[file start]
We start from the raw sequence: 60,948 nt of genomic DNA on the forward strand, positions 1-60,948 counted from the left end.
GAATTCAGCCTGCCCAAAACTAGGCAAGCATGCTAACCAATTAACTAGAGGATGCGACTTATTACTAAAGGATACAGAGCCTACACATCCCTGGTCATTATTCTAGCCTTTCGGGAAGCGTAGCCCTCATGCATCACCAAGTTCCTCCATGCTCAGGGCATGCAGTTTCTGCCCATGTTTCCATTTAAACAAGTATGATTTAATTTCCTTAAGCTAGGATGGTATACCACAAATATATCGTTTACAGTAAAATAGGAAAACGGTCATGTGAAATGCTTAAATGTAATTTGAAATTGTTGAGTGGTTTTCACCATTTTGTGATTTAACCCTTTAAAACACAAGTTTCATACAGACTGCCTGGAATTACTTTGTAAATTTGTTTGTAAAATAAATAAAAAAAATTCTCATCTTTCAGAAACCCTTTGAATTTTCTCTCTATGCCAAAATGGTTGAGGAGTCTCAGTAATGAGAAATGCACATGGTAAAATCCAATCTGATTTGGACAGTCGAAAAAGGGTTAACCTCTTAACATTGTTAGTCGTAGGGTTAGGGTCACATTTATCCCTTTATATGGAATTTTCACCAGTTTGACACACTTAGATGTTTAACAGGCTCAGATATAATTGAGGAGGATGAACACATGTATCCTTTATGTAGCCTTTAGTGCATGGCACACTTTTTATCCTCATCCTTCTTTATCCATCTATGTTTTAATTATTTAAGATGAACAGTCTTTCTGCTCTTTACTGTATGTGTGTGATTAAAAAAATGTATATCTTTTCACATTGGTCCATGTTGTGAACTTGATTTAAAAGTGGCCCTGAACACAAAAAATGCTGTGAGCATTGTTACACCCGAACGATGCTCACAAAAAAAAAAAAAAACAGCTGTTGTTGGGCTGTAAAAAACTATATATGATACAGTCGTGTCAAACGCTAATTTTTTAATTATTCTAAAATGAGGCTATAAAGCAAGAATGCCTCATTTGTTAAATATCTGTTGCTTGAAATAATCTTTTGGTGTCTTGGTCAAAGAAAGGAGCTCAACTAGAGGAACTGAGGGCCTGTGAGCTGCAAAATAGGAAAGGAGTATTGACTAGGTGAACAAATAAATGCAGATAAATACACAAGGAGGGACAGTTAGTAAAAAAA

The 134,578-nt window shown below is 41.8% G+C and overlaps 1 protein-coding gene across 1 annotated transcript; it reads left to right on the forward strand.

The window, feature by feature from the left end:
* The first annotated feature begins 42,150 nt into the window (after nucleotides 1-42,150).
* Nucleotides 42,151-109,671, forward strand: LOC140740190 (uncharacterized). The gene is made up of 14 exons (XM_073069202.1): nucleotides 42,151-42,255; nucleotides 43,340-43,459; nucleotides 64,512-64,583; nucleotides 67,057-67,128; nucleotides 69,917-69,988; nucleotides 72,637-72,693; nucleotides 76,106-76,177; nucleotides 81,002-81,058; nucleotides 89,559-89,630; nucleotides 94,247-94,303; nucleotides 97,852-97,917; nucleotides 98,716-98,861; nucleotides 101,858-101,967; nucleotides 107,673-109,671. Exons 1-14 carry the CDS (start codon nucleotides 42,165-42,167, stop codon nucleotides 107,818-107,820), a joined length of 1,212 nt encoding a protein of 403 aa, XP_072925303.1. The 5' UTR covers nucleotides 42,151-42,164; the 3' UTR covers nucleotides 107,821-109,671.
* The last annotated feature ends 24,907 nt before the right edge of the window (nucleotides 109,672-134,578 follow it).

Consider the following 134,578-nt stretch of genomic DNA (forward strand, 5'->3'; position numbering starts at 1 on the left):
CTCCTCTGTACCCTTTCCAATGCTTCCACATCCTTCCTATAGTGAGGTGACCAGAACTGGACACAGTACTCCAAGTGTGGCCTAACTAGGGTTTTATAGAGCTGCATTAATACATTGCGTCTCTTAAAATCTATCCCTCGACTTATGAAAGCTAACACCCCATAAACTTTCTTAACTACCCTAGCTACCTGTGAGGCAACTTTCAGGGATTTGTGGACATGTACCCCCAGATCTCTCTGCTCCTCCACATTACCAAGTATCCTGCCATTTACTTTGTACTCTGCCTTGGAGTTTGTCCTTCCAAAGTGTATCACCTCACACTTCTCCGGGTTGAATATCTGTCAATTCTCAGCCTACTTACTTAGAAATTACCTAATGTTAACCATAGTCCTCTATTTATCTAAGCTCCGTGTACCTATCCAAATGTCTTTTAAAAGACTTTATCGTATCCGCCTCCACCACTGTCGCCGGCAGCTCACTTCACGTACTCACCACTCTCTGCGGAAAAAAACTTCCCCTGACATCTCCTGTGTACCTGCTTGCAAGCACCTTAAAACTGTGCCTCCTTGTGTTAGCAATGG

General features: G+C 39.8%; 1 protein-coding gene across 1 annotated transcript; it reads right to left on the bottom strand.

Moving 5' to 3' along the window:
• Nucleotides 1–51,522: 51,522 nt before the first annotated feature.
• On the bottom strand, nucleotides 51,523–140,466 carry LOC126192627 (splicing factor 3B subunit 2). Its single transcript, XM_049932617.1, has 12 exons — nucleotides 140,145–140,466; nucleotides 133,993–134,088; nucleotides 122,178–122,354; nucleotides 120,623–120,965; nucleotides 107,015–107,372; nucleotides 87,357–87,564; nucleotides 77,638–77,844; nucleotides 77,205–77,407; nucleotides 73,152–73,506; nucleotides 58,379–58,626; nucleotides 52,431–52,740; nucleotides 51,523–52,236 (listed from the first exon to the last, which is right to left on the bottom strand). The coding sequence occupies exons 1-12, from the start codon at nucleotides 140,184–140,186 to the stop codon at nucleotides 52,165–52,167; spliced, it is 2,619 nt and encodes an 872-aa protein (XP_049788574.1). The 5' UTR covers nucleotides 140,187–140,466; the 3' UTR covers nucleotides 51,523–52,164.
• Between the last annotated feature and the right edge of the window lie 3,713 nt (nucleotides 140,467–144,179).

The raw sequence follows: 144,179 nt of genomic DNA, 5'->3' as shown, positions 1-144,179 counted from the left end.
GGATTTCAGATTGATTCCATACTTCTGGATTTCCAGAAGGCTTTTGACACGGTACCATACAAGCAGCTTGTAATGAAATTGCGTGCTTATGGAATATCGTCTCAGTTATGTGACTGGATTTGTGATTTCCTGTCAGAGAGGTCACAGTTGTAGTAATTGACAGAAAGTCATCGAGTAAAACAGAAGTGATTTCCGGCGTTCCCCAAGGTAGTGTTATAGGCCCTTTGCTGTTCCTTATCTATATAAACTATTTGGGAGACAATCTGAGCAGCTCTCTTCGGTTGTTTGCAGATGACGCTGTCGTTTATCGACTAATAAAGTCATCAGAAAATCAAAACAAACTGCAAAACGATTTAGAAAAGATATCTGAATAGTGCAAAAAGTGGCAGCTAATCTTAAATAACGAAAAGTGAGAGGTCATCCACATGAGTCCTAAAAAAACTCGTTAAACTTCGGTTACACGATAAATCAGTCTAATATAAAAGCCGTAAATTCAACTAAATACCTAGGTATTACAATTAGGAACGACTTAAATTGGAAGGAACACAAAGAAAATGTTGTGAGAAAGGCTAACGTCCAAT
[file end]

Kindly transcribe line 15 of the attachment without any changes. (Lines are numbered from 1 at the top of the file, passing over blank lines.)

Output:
The raw sequence follows: 144,179 nt of genomic DNA, 5'->3' as shown, positions 1-144,179 counted from the left end.